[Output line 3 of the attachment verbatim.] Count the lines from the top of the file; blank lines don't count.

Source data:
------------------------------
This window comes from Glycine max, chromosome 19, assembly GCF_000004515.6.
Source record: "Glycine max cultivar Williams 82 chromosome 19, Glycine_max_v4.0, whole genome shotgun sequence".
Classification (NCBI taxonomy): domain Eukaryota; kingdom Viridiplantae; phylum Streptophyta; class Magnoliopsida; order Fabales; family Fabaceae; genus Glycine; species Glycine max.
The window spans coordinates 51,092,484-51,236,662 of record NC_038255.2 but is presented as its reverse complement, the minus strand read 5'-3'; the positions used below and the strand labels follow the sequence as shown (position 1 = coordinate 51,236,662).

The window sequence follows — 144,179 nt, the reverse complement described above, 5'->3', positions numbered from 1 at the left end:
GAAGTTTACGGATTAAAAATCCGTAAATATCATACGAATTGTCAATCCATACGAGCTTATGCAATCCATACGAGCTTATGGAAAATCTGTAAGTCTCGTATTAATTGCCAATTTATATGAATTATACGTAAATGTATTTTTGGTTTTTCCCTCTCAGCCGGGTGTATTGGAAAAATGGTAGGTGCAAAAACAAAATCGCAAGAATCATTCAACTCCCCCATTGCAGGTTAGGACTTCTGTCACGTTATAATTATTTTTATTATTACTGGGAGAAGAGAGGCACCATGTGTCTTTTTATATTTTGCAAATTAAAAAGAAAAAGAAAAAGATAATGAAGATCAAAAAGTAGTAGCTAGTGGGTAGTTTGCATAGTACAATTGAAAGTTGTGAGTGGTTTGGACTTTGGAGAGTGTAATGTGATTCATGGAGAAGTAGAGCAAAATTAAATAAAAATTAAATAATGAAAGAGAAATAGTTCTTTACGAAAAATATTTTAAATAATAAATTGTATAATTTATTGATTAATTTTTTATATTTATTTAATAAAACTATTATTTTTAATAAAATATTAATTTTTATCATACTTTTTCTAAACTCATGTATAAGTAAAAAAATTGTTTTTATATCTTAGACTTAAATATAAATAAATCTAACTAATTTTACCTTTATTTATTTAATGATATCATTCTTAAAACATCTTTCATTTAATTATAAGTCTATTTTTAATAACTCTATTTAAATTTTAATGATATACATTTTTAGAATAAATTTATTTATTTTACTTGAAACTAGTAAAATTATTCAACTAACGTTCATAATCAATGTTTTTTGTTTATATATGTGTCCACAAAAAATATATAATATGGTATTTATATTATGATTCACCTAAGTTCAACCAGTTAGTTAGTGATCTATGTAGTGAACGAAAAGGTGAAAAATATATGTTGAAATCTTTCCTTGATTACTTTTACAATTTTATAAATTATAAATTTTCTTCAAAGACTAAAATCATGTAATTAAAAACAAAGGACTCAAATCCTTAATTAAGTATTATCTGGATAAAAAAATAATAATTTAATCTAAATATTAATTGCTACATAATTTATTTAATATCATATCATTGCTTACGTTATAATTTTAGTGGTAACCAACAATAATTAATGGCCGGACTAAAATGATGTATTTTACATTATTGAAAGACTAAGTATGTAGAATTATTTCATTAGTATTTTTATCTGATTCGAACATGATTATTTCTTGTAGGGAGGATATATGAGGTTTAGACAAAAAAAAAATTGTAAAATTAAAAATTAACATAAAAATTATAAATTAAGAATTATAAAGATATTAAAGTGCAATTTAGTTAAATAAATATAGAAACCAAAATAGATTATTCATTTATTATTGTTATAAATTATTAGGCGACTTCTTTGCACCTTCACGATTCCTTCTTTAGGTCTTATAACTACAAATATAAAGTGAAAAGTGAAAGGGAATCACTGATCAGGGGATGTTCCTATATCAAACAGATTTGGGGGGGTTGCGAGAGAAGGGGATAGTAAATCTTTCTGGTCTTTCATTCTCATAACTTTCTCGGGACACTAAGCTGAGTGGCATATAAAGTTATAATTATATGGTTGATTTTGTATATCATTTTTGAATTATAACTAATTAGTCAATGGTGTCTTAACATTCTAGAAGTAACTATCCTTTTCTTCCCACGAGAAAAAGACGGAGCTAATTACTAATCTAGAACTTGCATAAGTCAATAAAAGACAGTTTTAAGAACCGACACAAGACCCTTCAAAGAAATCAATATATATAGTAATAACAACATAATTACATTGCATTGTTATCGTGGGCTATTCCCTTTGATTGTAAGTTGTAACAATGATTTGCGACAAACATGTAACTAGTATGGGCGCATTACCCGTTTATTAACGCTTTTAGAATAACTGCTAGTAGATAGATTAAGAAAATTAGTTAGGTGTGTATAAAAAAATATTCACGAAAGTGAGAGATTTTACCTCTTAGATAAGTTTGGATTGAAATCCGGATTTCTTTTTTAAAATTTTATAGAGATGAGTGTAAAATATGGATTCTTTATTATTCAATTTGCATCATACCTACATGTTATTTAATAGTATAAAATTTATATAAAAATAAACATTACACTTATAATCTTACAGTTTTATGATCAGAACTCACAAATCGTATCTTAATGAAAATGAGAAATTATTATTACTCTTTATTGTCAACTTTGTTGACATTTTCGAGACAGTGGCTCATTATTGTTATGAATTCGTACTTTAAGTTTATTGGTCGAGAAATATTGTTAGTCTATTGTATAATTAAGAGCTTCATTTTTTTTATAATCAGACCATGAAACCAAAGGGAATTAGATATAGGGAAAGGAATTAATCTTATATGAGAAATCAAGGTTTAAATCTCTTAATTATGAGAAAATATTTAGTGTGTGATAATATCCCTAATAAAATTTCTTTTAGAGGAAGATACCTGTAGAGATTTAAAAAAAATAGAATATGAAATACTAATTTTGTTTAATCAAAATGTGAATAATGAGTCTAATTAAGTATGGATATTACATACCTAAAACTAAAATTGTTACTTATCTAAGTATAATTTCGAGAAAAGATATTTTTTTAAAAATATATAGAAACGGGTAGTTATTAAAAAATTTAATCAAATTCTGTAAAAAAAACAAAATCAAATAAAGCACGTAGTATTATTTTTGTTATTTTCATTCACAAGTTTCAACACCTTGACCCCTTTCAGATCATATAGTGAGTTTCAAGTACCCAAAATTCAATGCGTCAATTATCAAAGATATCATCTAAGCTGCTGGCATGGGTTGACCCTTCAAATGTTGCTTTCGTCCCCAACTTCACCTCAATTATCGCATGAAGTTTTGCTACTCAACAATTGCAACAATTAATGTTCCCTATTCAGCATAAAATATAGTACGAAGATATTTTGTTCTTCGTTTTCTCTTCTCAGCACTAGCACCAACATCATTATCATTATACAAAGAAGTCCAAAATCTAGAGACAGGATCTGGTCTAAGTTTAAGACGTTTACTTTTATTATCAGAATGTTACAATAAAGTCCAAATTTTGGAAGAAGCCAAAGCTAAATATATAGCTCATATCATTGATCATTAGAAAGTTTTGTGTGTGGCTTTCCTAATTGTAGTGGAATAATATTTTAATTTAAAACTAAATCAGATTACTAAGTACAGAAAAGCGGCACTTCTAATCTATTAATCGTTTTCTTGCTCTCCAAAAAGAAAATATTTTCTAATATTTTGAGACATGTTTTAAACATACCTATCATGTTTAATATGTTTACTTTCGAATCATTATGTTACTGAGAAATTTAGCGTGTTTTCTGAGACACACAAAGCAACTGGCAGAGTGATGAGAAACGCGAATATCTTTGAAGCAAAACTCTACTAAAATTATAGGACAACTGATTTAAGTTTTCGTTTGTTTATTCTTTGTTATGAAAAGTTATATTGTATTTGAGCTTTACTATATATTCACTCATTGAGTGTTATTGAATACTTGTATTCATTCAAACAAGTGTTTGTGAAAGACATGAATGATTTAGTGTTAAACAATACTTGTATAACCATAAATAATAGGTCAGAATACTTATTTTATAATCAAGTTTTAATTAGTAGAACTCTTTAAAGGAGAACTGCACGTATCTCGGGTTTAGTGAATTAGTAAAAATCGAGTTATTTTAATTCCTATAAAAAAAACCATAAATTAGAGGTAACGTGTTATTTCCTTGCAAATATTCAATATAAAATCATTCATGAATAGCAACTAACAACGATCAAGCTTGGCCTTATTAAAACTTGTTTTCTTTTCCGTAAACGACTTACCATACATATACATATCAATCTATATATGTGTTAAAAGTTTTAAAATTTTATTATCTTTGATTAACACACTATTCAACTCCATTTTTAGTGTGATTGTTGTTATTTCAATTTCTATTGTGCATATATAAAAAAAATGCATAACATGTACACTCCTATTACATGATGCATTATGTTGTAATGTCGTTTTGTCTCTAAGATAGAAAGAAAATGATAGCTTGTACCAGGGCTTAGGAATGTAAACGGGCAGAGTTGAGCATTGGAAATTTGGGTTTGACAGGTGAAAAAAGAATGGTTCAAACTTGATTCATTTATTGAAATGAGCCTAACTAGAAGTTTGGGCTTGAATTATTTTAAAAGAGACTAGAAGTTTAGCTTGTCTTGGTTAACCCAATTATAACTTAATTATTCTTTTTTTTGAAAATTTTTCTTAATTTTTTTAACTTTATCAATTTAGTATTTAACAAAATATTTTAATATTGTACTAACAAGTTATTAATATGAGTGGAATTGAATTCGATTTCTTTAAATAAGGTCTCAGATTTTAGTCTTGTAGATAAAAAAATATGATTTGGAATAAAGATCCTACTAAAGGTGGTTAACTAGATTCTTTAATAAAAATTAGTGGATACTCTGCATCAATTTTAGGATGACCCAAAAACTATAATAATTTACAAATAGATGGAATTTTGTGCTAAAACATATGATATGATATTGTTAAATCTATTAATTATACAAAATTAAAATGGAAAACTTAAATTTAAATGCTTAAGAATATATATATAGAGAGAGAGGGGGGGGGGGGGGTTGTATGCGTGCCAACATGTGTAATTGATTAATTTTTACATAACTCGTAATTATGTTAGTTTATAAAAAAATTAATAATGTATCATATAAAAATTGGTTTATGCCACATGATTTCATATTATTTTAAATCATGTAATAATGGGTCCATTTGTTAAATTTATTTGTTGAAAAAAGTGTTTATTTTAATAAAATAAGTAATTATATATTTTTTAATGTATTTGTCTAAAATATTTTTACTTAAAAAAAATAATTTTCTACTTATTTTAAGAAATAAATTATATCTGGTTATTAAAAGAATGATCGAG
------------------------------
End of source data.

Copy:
Classification (NCBI taxonomy): domain Eukaryota; kingdom Viridiplantae; phylum Streptophyta; class Magnoliopsida; order Fabales; family Fabaceae; genus Glycine; species Glycine max.